dollabin, kevinkoskiphoto

From 1988 until 1994, hip-hop in the United States was blossoming into more than just a “sub-culture” of society. Critics who had once dubbed the music as “a passing fad” could no longer deny the attraction, fan base, or money that was being made in the hip-hop community. The art form was truly going through it’s “Golden Age“. However, with the added popularity and financial gains, industry giants decided to capitalize on the target demographic, and exploit the genre, thus spawning what we know today as “Rap”. Which isn’t to say that this over-commercialized, over saturated music isn’t all bad. It’s just being produced strictly to make money and not strictly for the love of the “game”. Lately though, high-profile artists like Nas, and KRS-One have been trying to take the music back from the bigger corporations and make it more homegrown and “real”. One of those groups bringing back the old reliable sound, is Dollabin. Dollabin is DJ Ian Head, and Verbal Math. Two old-skool heads who truly believe in what they do and create. So much so, that they named their group after their favorite recreation – digging into “one dollar or less” crates of records, at flea markets and record stores, and creating something amazing from things that some have deemed insignificant and worthless. On their first EP, the sound and beats are very akin to early ’90’s, (J-Dillaesque) sonic landscapes, and the content and lyrics bring you back to an earlier era of cognitive suggestion and cadence. For their first effort, it’s a pleasure to hear actual stories told, and not the mimicking of some studio executive with his thesaurus out trying to rhyme “Bacardi” with something other than “party”. I commend them on the efforts, and hope for nothing for good things to come for the men of Dollabin.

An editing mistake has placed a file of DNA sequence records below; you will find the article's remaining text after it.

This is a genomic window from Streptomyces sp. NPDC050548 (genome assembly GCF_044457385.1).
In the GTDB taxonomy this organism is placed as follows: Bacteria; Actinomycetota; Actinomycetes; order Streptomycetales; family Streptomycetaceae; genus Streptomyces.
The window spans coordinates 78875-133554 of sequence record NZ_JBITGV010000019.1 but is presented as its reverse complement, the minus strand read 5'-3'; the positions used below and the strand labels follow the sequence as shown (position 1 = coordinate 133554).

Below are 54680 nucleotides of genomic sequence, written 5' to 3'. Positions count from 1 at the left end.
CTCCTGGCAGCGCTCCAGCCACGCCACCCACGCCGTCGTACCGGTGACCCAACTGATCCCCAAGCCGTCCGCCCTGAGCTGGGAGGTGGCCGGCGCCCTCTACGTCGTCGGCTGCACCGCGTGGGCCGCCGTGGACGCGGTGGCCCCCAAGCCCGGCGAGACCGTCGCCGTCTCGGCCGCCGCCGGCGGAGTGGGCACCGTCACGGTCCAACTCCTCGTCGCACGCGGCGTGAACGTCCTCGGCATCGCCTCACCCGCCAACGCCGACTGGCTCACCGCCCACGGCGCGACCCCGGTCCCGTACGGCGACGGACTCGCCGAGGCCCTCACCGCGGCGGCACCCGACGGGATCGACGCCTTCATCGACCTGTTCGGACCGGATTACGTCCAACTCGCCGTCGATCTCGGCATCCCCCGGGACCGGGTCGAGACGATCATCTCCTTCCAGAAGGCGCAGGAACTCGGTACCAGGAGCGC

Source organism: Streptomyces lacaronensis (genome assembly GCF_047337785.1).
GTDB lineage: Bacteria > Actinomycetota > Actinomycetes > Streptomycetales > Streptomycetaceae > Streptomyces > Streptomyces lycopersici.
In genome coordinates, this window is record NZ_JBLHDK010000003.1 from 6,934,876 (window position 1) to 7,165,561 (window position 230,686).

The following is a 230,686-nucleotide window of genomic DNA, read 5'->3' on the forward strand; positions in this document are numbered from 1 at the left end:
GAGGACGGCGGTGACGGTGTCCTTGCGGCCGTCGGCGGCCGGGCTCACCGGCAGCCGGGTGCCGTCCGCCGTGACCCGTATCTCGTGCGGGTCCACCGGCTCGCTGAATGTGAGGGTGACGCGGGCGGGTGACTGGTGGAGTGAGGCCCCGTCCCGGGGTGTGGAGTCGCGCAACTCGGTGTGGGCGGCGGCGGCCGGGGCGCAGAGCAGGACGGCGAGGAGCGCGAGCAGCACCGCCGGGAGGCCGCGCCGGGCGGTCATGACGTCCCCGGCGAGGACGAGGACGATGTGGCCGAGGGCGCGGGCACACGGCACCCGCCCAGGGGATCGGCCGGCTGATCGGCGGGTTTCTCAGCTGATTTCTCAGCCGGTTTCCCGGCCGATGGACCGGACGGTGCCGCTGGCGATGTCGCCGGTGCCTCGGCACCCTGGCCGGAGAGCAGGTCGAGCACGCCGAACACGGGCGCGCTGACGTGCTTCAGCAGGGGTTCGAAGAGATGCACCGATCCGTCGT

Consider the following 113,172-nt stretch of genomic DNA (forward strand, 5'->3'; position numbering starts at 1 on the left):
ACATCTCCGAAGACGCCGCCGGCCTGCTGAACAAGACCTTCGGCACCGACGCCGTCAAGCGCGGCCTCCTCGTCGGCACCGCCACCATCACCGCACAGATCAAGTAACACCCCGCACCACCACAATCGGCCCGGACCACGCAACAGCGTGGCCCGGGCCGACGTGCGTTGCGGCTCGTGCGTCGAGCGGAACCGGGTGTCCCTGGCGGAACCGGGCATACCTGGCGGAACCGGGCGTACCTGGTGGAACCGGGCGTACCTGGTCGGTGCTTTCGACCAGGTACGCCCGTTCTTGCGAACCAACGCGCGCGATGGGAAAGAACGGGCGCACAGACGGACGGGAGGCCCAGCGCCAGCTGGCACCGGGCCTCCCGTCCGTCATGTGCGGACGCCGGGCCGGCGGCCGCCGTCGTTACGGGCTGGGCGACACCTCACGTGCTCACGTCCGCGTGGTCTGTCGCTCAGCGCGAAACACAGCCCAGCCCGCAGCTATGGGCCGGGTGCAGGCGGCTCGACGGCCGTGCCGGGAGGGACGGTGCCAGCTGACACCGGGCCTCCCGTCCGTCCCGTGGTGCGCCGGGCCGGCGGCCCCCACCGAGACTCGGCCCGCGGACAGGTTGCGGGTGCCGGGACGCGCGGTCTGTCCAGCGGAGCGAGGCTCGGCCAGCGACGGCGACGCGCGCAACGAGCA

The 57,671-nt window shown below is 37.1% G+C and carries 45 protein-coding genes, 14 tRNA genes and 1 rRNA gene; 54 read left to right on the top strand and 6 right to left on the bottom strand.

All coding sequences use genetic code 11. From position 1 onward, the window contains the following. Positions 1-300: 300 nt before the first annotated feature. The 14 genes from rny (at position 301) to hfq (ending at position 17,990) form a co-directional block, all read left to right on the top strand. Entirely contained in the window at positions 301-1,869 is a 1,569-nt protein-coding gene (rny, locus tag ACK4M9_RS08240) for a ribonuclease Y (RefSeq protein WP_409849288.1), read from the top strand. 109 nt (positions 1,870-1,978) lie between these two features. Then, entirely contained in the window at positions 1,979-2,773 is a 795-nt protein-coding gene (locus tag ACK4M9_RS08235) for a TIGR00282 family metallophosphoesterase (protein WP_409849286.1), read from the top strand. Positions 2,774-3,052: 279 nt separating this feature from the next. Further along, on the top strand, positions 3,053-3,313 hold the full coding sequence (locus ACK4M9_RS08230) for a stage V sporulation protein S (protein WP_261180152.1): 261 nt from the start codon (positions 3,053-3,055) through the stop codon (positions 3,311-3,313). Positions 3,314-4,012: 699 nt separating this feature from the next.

Their entire EP, “One More Crate” is available for FREE through, and can be found by clicking the link in the image above, or by going to